Support more videos like this at patreon.com/rebecca!
Two new studies suggest some positive things for those of us who, number one, like video games, and number two, are screwed up in the head. Hi, my name is Rebecca and this is relevant to my interests.
First, a study was just published in Nature showing compelling evidence that the classic game Tetris might be able to help people with post-traumatic stress disorder, or PTSD. Researchers enlisted the help of 71 volunteers who ended up in a UK hospital following traumatic traffic accidents. While they were still in the hospital, half of the subjects thought about their accident and then played Tetris on a Nintendo DS. The other half kept an activity log as a control.
Over the next week, the people who played Tetris experienced significantly fewer “intrusive thoughts” about their accident and generally felt better than the control group. The Tetris players reported that playing the game was fun and easy, even for older people who had never played before.
The researchers had previously found that Tetris works for things like this because it’s so visually demanding. They compared it to games like Pub Quiz and found that verbal games still allowed people to form rich, visual memories of what had just happened to them, while Tetris makes it impossible for people to imagine and relive the traumatic event.
This is just early research involving a very small group of people, so more studies will need to be done to see how far-reaching the results might be. But if they hold up, it could be a great tool for hospitals to have on hand to rather easily help prevent PTSD before it really happens.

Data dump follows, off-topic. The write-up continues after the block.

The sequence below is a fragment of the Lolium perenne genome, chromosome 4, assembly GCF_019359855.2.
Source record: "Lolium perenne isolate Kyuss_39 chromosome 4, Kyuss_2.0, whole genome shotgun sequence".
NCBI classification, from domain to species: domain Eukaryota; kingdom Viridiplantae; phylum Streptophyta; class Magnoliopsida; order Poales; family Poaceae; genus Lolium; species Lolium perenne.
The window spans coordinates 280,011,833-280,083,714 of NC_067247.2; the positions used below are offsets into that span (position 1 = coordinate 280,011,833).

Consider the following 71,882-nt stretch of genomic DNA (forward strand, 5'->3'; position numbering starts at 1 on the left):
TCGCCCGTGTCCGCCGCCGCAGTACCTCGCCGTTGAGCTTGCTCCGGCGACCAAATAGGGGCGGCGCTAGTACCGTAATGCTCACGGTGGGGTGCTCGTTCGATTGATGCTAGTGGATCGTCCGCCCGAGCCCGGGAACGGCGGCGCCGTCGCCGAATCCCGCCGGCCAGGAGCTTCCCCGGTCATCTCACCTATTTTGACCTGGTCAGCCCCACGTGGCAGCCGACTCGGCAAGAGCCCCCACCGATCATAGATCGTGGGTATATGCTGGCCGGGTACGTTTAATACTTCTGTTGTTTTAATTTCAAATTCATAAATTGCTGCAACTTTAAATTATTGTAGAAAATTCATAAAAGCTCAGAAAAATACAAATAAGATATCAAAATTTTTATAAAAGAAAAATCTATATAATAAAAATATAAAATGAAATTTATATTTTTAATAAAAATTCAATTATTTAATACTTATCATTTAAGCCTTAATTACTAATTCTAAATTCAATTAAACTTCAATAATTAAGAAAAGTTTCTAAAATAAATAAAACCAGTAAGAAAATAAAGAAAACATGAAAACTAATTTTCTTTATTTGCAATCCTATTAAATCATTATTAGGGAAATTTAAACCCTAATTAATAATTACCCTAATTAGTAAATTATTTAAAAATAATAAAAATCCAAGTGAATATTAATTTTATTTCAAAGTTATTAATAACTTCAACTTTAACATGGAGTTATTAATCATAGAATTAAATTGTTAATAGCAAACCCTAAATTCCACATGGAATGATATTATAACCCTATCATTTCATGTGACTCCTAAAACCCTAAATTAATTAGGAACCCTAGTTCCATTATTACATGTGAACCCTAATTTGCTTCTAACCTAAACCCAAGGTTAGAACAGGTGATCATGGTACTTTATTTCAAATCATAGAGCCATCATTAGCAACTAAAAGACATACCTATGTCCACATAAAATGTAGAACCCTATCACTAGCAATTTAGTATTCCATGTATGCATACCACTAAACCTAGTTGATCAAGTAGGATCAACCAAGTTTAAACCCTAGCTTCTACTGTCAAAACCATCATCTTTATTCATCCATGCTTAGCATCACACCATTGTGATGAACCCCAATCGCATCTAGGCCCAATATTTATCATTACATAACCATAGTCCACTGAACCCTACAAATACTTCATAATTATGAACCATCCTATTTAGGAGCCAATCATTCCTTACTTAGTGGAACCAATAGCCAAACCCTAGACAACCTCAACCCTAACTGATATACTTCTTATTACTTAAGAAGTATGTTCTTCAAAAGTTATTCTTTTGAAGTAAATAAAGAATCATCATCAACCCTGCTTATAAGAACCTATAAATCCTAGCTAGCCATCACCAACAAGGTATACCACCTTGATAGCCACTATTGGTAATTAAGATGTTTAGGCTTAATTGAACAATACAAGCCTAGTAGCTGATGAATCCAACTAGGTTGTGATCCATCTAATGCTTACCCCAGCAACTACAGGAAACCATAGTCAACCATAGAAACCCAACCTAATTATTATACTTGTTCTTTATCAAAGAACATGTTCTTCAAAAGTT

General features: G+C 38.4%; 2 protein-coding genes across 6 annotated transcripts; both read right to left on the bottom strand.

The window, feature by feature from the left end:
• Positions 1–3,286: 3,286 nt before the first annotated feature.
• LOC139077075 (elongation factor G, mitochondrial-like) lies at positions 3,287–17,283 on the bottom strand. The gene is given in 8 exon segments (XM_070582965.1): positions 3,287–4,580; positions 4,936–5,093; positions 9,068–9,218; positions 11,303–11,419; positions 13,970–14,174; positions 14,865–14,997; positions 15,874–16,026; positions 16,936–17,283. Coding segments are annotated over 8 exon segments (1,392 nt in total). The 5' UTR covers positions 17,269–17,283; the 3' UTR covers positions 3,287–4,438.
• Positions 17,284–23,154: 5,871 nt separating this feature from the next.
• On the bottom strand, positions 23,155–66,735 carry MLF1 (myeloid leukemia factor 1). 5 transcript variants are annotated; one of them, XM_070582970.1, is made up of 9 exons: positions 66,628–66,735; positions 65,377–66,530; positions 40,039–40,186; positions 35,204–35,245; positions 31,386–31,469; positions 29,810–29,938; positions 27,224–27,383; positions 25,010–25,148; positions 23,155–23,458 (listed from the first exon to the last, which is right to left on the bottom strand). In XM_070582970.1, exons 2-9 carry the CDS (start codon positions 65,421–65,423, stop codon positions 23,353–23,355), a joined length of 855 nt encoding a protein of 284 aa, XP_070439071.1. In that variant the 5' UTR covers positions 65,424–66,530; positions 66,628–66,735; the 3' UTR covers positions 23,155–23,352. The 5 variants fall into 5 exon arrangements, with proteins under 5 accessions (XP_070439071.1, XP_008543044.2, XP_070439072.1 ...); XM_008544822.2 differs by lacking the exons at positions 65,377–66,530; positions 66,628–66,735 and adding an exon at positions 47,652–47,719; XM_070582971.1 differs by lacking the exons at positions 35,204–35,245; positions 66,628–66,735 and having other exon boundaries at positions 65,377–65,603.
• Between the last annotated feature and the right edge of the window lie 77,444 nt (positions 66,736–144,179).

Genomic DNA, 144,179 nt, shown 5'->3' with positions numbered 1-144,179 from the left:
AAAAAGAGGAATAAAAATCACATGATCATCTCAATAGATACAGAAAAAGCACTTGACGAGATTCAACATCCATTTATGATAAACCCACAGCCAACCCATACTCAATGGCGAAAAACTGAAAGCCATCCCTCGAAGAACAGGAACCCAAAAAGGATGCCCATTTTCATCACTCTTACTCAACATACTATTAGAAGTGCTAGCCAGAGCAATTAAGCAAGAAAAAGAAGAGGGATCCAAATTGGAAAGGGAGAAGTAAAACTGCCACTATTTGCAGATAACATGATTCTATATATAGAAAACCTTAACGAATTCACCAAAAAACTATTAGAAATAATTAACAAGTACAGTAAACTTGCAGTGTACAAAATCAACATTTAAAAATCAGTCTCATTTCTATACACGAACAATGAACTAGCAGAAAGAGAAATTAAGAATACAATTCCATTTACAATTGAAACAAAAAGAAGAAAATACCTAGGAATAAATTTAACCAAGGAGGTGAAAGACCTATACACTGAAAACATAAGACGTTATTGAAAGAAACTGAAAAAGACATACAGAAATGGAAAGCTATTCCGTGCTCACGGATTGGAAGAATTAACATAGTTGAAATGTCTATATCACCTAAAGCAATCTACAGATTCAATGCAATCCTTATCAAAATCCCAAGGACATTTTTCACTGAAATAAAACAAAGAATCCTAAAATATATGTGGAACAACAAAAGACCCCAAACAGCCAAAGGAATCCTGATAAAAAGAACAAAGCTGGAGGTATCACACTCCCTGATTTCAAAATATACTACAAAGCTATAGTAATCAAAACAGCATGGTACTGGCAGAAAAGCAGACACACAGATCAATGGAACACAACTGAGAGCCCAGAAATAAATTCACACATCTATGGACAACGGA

Also this week, California researchers published a study suggesting that video games might help in treating depression. Unlike the headlines I’ve read about this study, I’ll put the big caveat up front: they used very specific “brain training” app games, not just Call of Duty or whatever, and they didn’t study whether or not the games actually reduced the subjects’ depression.
What they did find was that the subjects were very likely to keep using the apps when they got message alerts, and they were also more likely to feel as though they had control over their depression, particularly when the alerts emphasized the fact that depression was an internal issue that could be corrected by “brain training.”
The researchers found that prompts suggesting depression is external, like due to your crappy job or your dog dying, made people likely to play the games for longer but to not really give them the long-term benefit of the “internal” group. That might translate to some bad news — spending hours playing Call of Duty because you’re depressed isn’t necessarily going to help you at all. The real benefit is only from the belief that you’re actively bettering yourself from the inside out, giving you control over something that previously may have made you feel helpless.
Again, this is preliminary research that ties into a whole bunch of other studies on the benefits of these types of apps. But it is exciting that we live in a time when we’re no longer just dismissing video games as possible brain-destroyers and are now actively exploring the potential of a powerful, interactive medium. Now if you’ll excuse me, I’m off to train my brain…to kill people in Overwatch.